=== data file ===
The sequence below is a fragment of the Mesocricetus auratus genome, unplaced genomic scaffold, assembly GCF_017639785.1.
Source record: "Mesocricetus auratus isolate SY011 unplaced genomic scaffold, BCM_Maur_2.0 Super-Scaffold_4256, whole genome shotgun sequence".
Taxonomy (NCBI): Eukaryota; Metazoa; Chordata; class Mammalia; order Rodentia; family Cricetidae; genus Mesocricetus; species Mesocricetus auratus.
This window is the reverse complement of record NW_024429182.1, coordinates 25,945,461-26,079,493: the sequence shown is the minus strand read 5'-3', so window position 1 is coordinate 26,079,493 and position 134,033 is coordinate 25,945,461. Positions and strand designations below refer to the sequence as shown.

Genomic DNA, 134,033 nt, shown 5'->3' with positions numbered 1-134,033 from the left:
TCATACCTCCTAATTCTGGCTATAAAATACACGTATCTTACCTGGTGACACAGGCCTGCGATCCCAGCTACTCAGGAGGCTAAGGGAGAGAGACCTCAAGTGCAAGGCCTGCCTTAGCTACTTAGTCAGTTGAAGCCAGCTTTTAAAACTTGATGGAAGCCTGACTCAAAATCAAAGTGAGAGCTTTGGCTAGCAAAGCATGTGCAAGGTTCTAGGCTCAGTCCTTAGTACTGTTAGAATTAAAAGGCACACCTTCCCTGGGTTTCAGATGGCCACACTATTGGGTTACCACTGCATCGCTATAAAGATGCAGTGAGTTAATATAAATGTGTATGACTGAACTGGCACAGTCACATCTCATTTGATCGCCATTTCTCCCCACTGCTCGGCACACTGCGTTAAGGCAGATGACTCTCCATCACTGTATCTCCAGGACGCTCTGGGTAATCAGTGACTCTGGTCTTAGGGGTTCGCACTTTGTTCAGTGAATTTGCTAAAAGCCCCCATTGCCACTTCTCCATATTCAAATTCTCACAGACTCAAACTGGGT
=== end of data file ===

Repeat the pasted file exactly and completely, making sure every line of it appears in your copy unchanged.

The sequence below is a fragment of the Mesocricetus auratus genome, unplaced genomic scaffold, assembly GCF_017639785.1.
Source record: "Mesocricetus auratus isolate SY011 unplaced genomic scaffold, BCM_Maur_2.0 Super-Scaffold_4256, whole genome shotgun sequence".
Taxonomy (NCBI): Eukaryota; Metazoa; Chordata; class Mammalia; order Rodentia; family Cricetidae; genus Mesocricetus; species Mesocricetus auratus.
This window is the reverse complement of record NW_024429182.1, coordinates 25,945,461-26,079,493: the sequence shown is the minus strand read 5'-3', so window position 1 is coordinate 26,079,493 and position 134,033 is coordinate 25,945,461. Positions and strand designations below refer to the sequence as shown.

Genomic DNA, 134,033 nt, shown 5'->3' with positions numbered 1-134,033 from the left:
TCATACCTCCTAATTCTGGCTATAAAATACACGTATCTTACCTGGTGACACAGGCCTGCGATCCCAGCTACTCAGGAGGCTAAGGGAGAGAGACCTCAAGTGCAAGGCCTGCCTTAGCTACTTAGTCAGTTGAAGCCAGCTTTTAAAACTTGATGGAAGCCTGACTCAAAATCAAAGTGAGAGCTTTGGCTAGCAAAGCATGTGCAAGGTTCTAGGCTCAGTCCTTAGTACTGTTAGAATTAAAAGGCACACCTTCCCTGGGTTTCAGATGGCCACACTATTGGGTTACCACTGCATCGCTATAAAGATGCAGTGAGTTAATATAAATGTGTATGACTGAACTGGCACAGTCACATCTCATTTGATCGCCATTTCTCCCCACTGCTCGGCACACTGCGTTAAGGCAGATGACTCTCCATCACTGTATCTCCAGGACGCTCTGGGTAATCAGTGACTCTGGTCTTAGGGGTTCGCACTTTGTTCAGTGAATTTGCTAAAAGCCCCCATTGCCACTTCTCCATATTCAAATTCTCACAGACTCAAACTGGGT